When combined with all the above tactics, time and time again they are the ones who win more projects and more pitches against far bigger foes. They are often victorious in battles they have no right to win
FreakerUSA.com sells the world’s most redundant product. A fabric sock that fits over your wine bottle. They started out making these socks in short, one-off runs with designs that are sometimes funky, sometimes rad and sometimes unspeakably hideous. Here’s a company that proudly brings nothing to the table. They are literally selling the rebranding of your wine. Like a symbiote they invade their host, take it over and reanimate it.
But unlike most wines, Freaker has some of the most loyal and rabid fans out there. People who will pay – in advance – for the privilege of adorning their $100 Shiraz with a $3 polyester sock. So, why is it successful? Well, it partly has to do with how they do business. Freaker got started through kickstarter.com. This platform tends to attract early adopters. People who get a kick out of seeing things take off, and who tend to be more loyal when they do.
What sets Freaker apart most though is its anti-establishment streak. A characteristic that is embodied by the company’s founder – a homeless-looking guy with a crazy beard who speaks like Keeanu Reeves on peyote. He’s the very antithesis of the polished, designed and packaged world of wine.
Not only that, his style somehow completely lacks pretense. He is so seemingly unaware and unphased by everyone else that you can’t help but be fascinated by him. He is either completely real, or better than any method actor I know. In a weird way, he’s the thing we all lack the courage to be.
So, here’s your chance to deface the status quo. If you’ve ever wanted to raise your middle finger to corporate society, now you can do it and have a drink at the same time. What’s not to like?
The Kickstarter role is important because the model means you’re not just buying a product – you’re active in its creation. As a backer, you’re buying a chapter in that story. Somehow a small investment becomes a bond for something with more substance. Although it appears that Freaker no longer does things through Kickstarter, this early co-creation by the community played a role in the loyalty the brand now enjoys.
This then is not a wine sock, it is counter culture. FreakerUSA sells an authentic way to say up yours to the establishment. Perhaps that’s why so many are so willing to fly the flag.
I’ll drink to that.
Everyone needs a purpose, but not everyone realizes it. Moreover, most people fundamentally misunderstand what purpose really is. They confuse purpose with objectives and busying themselves with distractions to create the illusion of progress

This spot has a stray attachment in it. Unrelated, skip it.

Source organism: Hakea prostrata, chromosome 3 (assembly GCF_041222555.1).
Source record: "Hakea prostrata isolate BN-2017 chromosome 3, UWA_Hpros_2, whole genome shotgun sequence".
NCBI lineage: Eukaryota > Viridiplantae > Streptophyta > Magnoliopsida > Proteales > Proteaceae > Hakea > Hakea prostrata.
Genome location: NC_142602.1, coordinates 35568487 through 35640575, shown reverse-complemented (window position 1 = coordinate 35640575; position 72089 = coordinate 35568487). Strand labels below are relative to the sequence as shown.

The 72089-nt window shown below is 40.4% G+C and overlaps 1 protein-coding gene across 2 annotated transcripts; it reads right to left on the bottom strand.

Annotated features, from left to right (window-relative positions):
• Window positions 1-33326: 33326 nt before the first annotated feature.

Your superficial objective could be to build awareness, gain followers, connect to new people and access new opportunities. Your higher purpose is the way in which you want to change the world for the better.
Purpose is better than passion. Passion comes and goes, but purpose is consistent. Purpose will sustain you. Because you have a worthy idea of how you will change the world around you for the better. My purpose – the thing I care most about – is questioning the way we think.
I believe that the more we think in the same circles, the more narrow our world view. Every time I’ve shifted my perspective it has led to new opportunities, new exciting ideas and experiences. These days I’m constantly searching for things that question my world view. I’m addicted to challenging assumptions. Discovering new ways of looking at things. Learning and trying new things. I’m insanely curious. As a result. I’m a completely different person to the one I was 5 years ago.
This is important because almost everything you see around you is the product of human thought. Which means in a very real sense, if enough of us change the way we think, we can literally make the world better.
WHAT GIANT BOXING ROBOTS TAUGHT ME ABOUT B2B SALES.
I have a shameful secret. One of my favourite movies of all time is called Real Steel. You know? The one with Hugh Jackman and the giant fighting robots? Well, the reason I like this movie is (one) it stars Sir Hugh Jackman and (two) it’s about giant fighting robots.
GIANT. FIGHTING. ROBOTS!
But the other reason I like this film is that it illustrates something I’ve observed about client acquisition and new business development, particularly in the business-to-business context. See, for years in advertising I watched many trying to be the hero. After all, it makes sense to tell everyone the superpowers we possess to solve their problems, right? The problem is that the customer doesn’t see us that way.
The thing is that in our own lives we follow one main character, every day. We see the doubts, fears, hard work, little missteps and big wins play out in a great never-ending story. We’re the protagonist in our own private movie and we’re the hero in this show. We don’t see our software vendor that way! Try to position yourself there and you’re competing for a role they’ve set aside for themselves.